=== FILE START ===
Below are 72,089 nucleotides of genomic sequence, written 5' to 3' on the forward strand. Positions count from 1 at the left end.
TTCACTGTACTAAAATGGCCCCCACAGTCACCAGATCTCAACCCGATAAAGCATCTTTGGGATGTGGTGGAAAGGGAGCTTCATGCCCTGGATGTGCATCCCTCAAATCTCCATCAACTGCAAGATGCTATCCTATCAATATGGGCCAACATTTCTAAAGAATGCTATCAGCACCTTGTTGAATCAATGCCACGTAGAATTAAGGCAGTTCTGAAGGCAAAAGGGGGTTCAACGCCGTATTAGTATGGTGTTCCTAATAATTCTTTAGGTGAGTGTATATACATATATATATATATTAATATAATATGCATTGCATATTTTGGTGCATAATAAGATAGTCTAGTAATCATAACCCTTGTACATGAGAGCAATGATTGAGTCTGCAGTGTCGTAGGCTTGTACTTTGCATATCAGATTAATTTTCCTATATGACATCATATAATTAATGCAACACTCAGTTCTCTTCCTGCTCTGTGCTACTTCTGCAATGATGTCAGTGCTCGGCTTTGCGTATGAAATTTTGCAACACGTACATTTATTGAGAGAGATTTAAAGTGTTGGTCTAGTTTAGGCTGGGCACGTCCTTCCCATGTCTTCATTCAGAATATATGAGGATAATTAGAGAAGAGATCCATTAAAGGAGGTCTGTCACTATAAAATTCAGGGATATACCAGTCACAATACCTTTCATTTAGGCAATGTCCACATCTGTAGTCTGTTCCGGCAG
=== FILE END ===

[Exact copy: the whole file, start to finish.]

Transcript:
Below are 72,089 nucleotides of genomic sequence, written 5' to 3' on the forward strand. Positions count from 1 at the left end.
TTCACTGTACTAAAATGGCCCCCACAGTCACCAGATCTCAACCCGATAAAGCATCTTTGGGATGTGGTGGAAAGGGAGCTTCATGCCCTGGATGTGCATCCCTCAAATCTCCATCAACTGCAAGATGCTATCCTATCAATATGGGCCAACATTTCTAAAGAATGCTATCAGCACCTTGTTGAATCAATGCCACGTAGAATTAAGGCAGTTCTGAAGGCAAAAGGGGGTTCAACGCCGTATTAGTATGGTGTTCCTAATAATTCTTTAGGTGAGTGTATATACATATATATATATATTAATATAATATGCATTGCATATTTTGGTGCATAATAAGATAGTCTAGTAATCATAACCCTTGTACATGAGAGCAATGATTGAGTCTGCAGTGTCGTAGGCTTGTACTTTGCATATCAGATTAATTTTCCTATATGACATCATATAATTAATGCAACACTCAGTTCTCTTCCTGCTCTGTGCTACTTCTGCAATGATGTCAGTGCTCGGCTTTGCGTATGAAATTTTGCAACACGTACATTTATTGAGAGAGATTTAAAGTGTTGGTCTAGTTTAGGCTGGGCACGTCCTTCCCATGTCTTCATTCAGAATATATGAGGATAATTAGAGAAGAGATCCATTAAAGGAGGTCTGTCACTATAAAATTCAGGGATATACCAGTCACAATACCTTTCATTTAGGCAATGTCCACATCTGTAGTCTGTTCCGGCAG